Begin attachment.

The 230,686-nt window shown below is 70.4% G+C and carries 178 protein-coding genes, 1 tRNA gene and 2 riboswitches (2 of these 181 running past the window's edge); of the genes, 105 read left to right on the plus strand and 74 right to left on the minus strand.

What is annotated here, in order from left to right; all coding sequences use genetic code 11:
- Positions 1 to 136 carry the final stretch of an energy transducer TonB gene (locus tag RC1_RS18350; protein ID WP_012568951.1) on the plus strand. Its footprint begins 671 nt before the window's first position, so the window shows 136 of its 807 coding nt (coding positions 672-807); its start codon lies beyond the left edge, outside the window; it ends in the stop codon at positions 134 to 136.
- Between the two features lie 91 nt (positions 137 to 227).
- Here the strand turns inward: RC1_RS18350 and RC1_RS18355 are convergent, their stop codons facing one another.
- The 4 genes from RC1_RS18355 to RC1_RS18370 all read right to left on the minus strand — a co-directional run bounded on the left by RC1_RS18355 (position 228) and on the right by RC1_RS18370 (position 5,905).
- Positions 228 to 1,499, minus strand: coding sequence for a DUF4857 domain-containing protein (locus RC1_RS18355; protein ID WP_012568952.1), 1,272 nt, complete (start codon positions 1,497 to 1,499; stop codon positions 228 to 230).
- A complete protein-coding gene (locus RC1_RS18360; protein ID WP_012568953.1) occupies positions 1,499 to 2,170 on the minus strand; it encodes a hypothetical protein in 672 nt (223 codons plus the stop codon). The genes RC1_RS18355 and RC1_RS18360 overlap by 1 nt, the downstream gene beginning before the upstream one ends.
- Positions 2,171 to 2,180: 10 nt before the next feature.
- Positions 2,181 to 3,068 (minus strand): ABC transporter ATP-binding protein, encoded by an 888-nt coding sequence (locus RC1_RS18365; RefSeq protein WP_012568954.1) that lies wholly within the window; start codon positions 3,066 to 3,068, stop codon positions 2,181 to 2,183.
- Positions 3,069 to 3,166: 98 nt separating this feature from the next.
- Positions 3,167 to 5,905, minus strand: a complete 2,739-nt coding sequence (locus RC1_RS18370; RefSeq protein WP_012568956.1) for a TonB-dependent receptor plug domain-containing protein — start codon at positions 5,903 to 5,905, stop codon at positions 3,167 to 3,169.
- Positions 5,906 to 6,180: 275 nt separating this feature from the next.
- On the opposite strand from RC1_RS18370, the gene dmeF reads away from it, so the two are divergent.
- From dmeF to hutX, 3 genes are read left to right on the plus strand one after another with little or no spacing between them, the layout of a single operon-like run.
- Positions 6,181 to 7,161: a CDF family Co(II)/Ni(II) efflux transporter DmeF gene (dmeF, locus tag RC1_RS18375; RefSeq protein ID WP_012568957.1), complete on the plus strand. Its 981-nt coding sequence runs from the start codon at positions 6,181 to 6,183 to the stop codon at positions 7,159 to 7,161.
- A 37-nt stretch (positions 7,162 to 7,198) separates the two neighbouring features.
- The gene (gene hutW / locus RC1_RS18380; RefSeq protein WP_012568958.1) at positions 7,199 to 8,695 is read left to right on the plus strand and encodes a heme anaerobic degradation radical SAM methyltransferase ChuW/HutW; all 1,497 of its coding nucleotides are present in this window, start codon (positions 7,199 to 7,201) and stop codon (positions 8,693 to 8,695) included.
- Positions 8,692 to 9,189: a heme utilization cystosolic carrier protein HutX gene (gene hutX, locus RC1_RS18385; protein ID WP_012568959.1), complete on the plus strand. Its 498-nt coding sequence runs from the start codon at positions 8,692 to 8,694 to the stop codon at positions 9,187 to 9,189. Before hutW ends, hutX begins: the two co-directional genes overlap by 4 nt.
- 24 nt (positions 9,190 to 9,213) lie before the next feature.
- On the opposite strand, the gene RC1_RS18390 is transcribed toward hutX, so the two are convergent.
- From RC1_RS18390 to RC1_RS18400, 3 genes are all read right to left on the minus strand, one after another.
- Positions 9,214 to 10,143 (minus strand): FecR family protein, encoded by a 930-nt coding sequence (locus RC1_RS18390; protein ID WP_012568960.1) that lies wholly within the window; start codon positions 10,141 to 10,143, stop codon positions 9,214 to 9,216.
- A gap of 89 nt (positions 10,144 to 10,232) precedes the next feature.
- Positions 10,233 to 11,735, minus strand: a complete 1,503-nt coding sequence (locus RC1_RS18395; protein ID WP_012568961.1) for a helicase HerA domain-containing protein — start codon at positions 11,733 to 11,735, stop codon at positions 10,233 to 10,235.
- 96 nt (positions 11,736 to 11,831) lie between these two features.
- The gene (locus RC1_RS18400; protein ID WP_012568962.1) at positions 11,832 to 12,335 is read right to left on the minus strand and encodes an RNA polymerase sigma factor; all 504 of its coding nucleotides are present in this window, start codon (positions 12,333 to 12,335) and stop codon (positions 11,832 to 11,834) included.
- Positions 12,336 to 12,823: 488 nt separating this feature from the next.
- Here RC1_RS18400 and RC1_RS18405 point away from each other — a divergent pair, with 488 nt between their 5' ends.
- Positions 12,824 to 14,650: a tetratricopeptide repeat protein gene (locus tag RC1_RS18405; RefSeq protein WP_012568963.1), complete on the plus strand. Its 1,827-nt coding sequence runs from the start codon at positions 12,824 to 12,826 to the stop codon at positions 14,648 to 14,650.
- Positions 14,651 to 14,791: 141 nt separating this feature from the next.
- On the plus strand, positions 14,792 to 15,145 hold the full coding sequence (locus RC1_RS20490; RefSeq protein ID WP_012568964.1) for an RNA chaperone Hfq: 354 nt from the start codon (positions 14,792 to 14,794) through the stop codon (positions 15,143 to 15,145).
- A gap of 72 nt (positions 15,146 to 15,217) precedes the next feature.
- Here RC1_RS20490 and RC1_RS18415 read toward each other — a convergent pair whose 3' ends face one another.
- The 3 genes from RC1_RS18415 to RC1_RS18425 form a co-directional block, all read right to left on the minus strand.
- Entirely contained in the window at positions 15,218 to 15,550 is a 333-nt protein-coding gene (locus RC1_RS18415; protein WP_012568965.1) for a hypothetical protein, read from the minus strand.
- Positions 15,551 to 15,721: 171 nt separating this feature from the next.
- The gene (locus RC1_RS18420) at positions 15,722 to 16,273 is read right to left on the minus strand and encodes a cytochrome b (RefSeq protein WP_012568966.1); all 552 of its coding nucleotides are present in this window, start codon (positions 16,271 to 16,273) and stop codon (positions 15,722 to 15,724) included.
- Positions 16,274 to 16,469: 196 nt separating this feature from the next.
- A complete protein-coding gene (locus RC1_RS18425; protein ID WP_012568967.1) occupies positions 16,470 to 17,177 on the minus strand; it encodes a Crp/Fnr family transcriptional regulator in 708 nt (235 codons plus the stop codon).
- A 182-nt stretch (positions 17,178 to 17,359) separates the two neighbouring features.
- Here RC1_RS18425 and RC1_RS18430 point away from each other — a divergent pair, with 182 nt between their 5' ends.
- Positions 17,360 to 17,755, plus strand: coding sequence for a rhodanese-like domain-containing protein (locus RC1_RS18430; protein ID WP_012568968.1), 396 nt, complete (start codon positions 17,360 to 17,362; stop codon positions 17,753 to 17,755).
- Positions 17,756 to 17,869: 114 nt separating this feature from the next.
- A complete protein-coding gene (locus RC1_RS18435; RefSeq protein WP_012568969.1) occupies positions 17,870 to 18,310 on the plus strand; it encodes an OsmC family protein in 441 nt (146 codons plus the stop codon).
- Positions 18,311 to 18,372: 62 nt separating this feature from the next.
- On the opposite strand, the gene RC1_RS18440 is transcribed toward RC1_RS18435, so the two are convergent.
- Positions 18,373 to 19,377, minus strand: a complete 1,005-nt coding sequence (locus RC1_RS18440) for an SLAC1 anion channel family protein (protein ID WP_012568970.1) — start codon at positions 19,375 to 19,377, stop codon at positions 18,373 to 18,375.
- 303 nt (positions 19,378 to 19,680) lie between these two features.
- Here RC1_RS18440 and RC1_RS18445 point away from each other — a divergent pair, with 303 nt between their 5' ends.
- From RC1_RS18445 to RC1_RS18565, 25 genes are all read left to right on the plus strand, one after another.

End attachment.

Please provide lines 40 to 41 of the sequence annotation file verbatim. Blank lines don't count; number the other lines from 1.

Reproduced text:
- A complete protein-coding gene (locus RC1_RS18425; protein ID WP_012568967.1) occupies positions 16,470 to 17,177 on the minus strand; it encodes a Crp/Fnr family transcriptional regulator in 708 nt (235 codons plus the stop codon).
- A 182-nt stretch (positions 17,178 to 17,359) separates the two neighbouring features.